Also, was I the only one who didn't really care much about Bridge to Terabithia? I mean, someone died, womp womp. Yeah, it was sad, but I've read better. Meh.
When I was a child, it didn't take much to make me cry. These days, it takes a whole fucking lot to get any emotions out of me, and I can't remember too many books I've read as an adult that have made me shed a tear. There are, of course, exceptions, and these are the books that stand out in actually making me sob unashamedly.
This is the scene that made me cry for about 15 minutes straight. Emily has been reading her late husbands' memoirs, in which he has been recounting the day he proposed to her. She barely remembers that day, it was overwhelmed by her overbearing mother and Emily's own desire to just escape her mother's grasp and have her own life. Her husband's memories of the event are quite different:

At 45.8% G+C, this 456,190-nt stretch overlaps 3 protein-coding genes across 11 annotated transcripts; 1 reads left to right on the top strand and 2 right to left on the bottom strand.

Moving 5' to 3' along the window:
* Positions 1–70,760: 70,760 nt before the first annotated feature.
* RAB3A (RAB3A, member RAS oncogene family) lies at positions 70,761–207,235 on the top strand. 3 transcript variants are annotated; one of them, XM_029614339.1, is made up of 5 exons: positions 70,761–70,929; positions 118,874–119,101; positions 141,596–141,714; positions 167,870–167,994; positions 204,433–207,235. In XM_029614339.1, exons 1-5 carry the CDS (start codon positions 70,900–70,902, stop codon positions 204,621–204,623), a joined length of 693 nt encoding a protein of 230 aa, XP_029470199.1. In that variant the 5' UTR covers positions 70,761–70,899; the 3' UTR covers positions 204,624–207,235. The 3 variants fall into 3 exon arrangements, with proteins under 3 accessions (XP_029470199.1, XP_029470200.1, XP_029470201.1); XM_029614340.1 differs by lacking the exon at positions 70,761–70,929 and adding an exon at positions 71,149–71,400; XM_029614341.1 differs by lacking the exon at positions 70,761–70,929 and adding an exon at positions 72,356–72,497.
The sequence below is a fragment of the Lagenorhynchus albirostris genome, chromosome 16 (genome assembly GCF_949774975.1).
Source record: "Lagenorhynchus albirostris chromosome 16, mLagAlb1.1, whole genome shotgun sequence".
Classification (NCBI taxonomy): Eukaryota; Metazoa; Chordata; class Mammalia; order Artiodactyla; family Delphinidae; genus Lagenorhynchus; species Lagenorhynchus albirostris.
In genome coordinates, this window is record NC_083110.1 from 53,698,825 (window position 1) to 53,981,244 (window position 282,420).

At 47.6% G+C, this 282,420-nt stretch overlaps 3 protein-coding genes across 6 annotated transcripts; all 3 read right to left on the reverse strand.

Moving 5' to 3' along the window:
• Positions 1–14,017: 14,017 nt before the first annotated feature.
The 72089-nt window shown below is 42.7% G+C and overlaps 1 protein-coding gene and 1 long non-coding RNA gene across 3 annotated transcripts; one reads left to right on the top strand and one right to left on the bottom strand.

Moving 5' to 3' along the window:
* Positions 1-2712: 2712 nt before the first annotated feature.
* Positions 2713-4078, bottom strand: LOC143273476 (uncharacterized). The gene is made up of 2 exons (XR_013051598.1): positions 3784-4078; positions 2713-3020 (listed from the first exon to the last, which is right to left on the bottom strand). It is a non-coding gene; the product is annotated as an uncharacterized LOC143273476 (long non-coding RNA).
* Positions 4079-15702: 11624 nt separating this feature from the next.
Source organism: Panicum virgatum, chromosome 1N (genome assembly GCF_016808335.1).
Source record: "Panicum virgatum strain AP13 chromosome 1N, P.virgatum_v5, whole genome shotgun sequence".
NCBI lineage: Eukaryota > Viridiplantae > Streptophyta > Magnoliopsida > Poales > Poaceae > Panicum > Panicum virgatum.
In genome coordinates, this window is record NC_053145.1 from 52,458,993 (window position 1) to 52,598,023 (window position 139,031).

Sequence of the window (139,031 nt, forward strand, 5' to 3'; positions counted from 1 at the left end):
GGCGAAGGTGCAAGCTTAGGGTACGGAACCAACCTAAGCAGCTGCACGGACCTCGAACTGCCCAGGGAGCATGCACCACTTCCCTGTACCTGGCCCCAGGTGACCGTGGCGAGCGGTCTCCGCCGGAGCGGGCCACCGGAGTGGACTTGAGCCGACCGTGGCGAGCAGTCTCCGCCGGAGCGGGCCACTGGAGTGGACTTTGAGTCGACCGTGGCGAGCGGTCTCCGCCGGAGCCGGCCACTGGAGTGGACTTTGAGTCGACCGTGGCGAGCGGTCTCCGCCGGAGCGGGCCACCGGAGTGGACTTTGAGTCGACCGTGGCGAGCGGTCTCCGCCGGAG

"I thought I would go mad with desire when she presented that perfect ivory cheek for me to kiss. Had her blasted mother the courtesy to leave us alone for even a moment, I would have taken the opportunity to fully explore every inch of her rosebud lips. For that, I am afraid, I shall have to wait."
I closed the book and placed it on the table beside me. For a moment it felt as if I had been reading a particularly satisfactory novel in which the heroine had won the love of her hero. But I was the heroine, and the hero was dead, dead before I had even the remotest interest in him. I started to cry, softly at first, then with all-consuming sobs that I could hardly control. I went back to Philip's desk and opened the drawer from which I had taken his journal. In it I had also placed a photograph he had given to me shortly after our engagement. I pried it out of its elaborate frame, clutched it to my chest, and ran from the library, up the stairs to my bedroom.
A good Julia Quinn book (and there have sadly been none for awhile) is a thing of beauty. This is one of the Bridgerton Family series, and probably the best out of the 8 or so books featuring the family siblings. Michael has been in love with a woman since he first saw her, and it's just not meant to be, because that woman is meant to be his beloved cousin's wife. Said cousin dies, and thereafter lies the guilt of surviving, of inheriting his title, of desiring the widow. I don't summarize it well at all, but this book is just so well written.